Whether you live in an apartment building with dog potty rules or are trying to save your roses from your dog’s “water,” it’s nice to have a dog that will pee in one spot reliably.
Teaching your dog to pee in one spot isn’t necessarily very difficult, but it does take a level of dedication.
Since dog pee can cause brown spots, discolor wood, and even make kids sick, teaching your dog to pee in one spot is more than just a neat little trick for road trips!
Many dogs develop a generic “substrate preference” when they’re being potty trained. Basically, this means that they learn that certain surfaces are good to pee on, but not others.
If your dog learns that all grass is good to pee on (which is generally the mindset of most already potty-trained dogs), this can make potty spot training a bit tricky – but not impossible.
If you want to change the rules for your dog, you need to be able to supervise her and “pay” her when she gets it right. Let’s look at how to do that below!
You don’t like going pee in extra-gross Porta-Potties, do you?
Likewise, your dog probably already has a few corners of your lawn that she likes best.
Most dogs like having soft, absorbent material for potty time. Both male and female dogs often like doing their business in tallish grass, and male dogs are especially fond of vertical surfaces to mark on.
But just like people, not all dogs are the same. Before teaching your dog to pee in one spot, try to figure out what potty spots she likes already. Pay attention to her current potty habits so that you can pick a place that mimics that setup!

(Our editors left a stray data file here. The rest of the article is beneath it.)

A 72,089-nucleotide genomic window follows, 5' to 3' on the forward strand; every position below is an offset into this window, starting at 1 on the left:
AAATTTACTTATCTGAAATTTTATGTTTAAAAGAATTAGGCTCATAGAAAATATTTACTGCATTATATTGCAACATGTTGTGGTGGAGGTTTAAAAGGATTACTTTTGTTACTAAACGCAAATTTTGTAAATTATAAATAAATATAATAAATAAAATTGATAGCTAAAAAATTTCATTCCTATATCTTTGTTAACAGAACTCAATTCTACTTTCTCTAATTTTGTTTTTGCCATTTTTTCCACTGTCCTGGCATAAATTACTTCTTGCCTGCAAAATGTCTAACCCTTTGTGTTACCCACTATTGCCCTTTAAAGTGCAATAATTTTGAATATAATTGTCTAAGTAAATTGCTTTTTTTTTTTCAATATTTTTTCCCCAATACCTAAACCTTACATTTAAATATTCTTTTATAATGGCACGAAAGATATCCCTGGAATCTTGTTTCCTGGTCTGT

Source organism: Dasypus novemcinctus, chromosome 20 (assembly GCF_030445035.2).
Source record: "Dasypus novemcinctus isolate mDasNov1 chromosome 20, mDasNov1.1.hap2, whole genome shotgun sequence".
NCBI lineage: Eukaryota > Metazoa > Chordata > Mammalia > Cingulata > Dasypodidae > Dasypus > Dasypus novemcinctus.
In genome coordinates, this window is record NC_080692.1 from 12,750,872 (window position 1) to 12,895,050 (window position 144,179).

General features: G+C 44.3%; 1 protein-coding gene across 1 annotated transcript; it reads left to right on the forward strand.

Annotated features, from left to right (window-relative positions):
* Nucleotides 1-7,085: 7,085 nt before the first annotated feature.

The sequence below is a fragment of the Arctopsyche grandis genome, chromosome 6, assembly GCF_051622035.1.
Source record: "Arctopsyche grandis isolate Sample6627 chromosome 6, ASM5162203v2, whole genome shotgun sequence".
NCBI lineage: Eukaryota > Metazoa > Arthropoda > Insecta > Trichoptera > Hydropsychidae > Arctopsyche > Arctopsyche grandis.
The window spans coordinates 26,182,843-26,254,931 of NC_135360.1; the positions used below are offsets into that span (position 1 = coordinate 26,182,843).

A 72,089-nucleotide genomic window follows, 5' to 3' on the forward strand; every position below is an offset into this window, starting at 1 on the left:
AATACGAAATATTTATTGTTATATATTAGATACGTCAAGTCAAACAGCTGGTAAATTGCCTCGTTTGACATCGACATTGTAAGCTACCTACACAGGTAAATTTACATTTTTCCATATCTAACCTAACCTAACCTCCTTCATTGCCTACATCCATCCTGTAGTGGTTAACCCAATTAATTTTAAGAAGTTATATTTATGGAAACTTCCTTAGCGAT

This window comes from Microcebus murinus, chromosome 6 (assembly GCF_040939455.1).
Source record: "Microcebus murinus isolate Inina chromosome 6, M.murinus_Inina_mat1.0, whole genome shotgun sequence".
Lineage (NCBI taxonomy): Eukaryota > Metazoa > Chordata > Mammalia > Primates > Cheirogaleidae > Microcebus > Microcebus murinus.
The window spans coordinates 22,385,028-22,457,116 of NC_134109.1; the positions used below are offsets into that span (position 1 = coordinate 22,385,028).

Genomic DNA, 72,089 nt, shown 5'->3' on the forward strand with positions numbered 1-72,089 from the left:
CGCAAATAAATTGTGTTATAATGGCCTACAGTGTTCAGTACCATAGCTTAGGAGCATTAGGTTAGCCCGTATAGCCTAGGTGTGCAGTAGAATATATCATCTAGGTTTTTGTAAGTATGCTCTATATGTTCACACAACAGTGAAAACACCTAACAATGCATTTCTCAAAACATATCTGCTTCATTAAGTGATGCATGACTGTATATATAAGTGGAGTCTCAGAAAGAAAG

Once you’ve got a potty spot picked out, keep it clean.
Scoop the poop regularly and ensure that your dog feels good about going to her new potty spot. This might require occasionally spraying the area down with water as well!
There are four main rules for teaching a dog to pee in one spot that you’ll have to follow:
1. No More Unsupervised Potty Breaks. The first – and most important – rule of teaching your dog to pee in one spot is that you’ve got to supervise. You can’t just let your dog out into the backyard without management!
2. Go On-Leash to the Potty Spot. For each pottying occasion, you’ll need to take your dog on-leash to the designated potty spot. This will allow you to lead your dog to the correct area. If your dog is running around free, you can’t control where she ultimately relieves herself.
3. No Freedom Until You’re Empty. Hang out in the “potty area” until your dog pees or poos. You can reward your dog for peeing with freedom (and a treat, see #4).
Many dogs don’t automatically pee right away when you let them outside unless it’s been a long time! Your best strategy is to simply go to the potty spot and wait.
Don’t prompt your dog, try to play with her, or talk to her at all. If she doesn’t go after a minute or two, go back inside and try again later.
If your dog isn’t potty trained yet, it’s best to return your dog to the crate between potty breaks. For already potty trained dogs, you can simply return back inside and wait a little while before going outside again.
4. Reward When She Pees. If your dog pees in the correct spot, give her a treat and reward her by letting her off-leash or setting out on your walk. It’s important to save the fun walk or playtime for after your dog pees in her spot.
For some dogs, this is all you have you do. They quickly learn that if they don’t pee where you take them, they can’t go for the rest of their walk, get a treat, or otherwise have much fun.
But it can be a pain to just stand there waiting for your dog to go pee. That’s where a potty command comes in handy.
The easiest way to ensure that your dog pees in one spot is to teach her to pee on cue.